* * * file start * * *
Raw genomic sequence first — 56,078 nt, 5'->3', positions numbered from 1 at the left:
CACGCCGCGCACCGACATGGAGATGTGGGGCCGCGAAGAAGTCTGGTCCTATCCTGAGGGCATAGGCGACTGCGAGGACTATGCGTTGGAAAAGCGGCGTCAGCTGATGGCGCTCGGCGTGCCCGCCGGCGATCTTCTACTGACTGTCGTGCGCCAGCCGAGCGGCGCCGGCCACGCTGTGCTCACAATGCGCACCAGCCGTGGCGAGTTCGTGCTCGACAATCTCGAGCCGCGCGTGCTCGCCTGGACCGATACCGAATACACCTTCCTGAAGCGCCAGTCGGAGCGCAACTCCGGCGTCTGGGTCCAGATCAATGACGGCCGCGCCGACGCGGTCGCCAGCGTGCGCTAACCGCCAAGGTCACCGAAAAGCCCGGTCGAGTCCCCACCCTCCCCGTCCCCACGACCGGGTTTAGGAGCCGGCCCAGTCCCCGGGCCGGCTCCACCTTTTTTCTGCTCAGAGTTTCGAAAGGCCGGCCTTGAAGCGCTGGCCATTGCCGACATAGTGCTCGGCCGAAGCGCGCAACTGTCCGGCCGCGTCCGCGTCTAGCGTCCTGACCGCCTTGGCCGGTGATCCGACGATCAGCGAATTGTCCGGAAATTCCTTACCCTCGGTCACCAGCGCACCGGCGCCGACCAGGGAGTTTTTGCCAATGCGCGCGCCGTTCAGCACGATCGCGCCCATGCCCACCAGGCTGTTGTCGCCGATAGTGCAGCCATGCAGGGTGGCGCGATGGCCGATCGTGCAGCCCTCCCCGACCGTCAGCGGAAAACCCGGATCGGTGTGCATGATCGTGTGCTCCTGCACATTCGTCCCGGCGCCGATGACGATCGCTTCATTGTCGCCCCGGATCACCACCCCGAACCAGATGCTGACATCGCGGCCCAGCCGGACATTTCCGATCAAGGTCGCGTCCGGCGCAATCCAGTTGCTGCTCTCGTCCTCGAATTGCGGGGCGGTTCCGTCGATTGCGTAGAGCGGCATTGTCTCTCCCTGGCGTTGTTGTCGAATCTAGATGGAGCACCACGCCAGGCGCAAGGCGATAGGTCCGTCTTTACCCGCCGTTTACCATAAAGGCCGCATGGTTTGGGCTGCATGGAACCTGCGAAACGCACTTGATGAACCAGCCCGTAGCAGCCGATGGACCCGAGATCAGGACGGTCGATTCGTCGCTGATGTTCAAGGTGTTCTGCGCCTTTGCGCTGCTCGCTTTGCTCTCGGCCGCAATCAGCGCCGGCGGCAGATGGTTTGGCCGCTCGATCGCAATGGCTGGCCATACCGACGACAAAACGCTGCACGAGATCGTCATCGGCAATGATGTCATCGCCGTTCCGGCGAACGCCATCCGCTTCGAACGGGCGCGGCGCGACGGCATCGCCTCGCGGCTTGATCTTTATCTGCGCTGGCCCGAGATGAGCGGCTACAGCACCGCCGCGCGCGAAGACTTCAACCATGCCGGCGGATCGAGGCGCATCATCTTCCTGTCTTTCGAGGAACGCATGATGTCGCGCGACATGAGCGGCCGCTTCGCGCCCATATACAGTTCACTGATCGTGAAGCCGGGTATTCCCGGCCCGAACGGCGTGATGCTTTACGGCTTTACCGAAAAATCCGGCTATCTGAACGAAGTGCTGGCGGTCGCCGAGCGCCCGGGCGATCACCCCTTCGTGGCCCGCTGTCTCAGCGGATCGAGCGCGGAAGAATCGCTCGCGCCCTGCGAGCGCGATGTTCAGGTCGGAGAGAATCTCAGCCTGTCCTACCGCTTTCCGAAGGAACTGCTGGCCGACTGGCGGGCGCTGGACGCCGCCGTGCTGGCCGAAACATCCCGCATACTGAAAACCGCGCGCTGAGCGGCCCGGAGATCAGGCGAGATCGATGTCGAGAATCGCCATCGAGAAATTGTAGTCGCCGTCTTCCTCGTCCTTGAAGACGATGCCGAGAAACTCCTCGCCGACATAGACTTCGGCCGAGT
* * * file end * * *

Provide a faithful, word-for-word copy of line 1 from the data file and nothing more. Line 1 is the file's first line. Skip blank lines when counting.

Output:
Raw genomic sequence first — 56,078 nt, 5'->3', positions numbered from 1 at the left: